I hope not any time soon (1)

Freaky Spook (811861) | more than 3 years ago | (#34914118)

I enjoy the competition that many different retailers bring to the market, and also being able to buy second hand.

The convergence of all media to digital stores where you have no rights at all scares the hell out of me because of the lack of regulation governments put on digital sales to protect consumers.

The thought of a world where games/movies/music/books/news being controlled by Apple/Microsoft/Amazon/Google doesn't seem like a very nice place.

Math looks solid (1)

Dr. Hellno (1159307) | more than 3 years ago | (#34914150)

Just eyeballing their figures, 4 years sounds plausible. Let's theorize:

Are sales of physical media still a good approximation of the health of the traditional games industry?
How do steam and the console services compare to the itunes app store in terms of income?
Will itunes application sales continue on this trajectory, or level off as the ipad and iphone reach saturation?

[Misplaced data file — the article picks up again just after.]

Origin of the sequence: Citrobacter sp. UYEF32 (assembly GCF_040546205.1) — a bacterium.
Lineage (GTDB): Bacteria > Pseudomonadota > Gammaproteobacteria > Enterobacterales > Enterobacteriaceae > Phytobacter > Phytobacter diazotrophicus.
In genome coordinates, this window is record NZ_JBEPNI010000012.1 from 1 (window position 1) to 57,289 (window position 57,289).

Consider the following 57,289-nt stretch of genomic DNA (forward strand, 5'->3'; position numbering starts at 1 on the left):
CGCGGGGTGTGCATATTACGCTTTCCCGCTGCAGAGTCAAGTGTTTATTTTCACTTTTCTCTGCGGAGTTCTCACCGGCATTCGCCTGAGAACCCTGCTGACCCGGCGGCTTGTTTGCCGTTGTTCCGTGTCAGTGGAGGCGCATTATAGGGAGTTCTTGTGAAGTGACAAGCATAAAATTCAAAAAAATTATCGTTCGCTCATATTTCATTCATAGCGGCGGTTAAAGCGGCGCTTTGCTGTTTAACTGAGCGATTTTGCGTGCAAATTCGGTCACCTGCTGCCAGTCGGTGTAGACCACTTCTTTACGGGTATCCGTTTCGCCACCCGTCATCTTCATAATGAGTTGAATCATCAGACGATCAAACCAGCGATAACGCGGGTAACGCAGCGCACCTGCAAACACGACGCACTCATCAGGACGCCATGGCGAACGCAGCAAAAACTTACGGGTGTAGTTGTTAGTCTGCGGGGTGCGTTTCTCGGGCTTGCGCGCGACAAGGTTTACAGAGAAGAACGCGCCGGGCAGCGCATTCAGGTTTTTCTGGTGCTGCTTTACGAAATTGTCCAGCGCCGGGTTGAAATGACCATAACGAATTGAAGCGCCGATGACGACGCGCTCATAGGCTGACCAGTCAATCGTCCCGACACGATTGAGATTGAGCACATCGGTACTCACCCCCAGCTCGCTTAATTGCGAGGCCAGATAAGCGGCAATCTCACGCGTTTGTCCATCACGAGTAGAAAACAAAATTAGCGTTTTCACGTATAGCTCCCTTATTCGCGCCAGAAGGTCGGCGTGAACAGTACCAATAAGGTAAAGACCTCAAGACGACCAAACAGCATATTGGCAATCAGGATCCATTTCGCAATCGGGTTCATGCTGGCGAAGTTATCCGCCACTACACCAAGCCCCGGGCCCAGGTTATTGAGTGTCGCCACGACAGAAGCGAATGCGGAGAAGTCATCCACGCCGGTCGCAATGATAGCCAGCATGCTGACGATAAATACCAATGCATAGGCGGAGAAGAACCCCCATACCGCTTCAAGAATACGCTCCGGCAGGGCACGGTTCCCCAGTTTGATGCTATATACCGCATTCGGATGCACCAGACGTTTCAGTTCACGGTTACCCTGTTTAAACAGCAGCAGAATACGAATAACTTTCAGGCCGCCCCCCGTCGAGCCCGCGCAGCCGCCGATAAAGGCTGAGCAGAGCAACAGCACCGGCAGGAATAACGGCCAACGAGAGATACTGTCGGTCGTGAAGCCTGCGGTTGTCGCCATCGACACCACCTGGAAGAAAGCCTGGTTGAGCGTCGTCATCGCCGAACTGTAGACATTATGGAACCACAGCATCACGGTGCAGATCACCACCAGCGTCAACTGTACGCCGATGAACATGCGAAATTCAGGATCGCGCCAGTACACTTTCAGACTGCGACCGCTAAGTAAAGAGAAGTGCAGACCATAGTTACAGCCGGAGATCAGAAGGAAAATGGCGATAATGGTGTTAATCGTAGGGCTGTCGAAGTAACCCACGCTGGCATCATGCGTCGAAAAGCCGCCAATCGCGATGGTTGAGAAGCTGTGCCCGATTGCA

Are there really many valuable ideas still to be expressed in app form?
Will iphone-game consumers ever migrate significantly to traditional gaming platforms?

So many questions! So few answers.

So physical music is dead? (1)

m50d (797211) | more than 3 years ago | (#34914190)

That article's written as if digital downloads have already killed physical music sales. But my local HMV's alive and well. So how true is its "we all know how that one played out"?

Re:So physical music is dead? (1)

Khyber (864651) | more than 3 years ago | (#34914308)

Hollywood Music Video tends to carry more obscure stuff, and thus remain in business because their stuff is less likely to be widely pirated like a big business film.

Very much the model of the Black Lodge video in Memphis, and they carry the obscure of the obscure.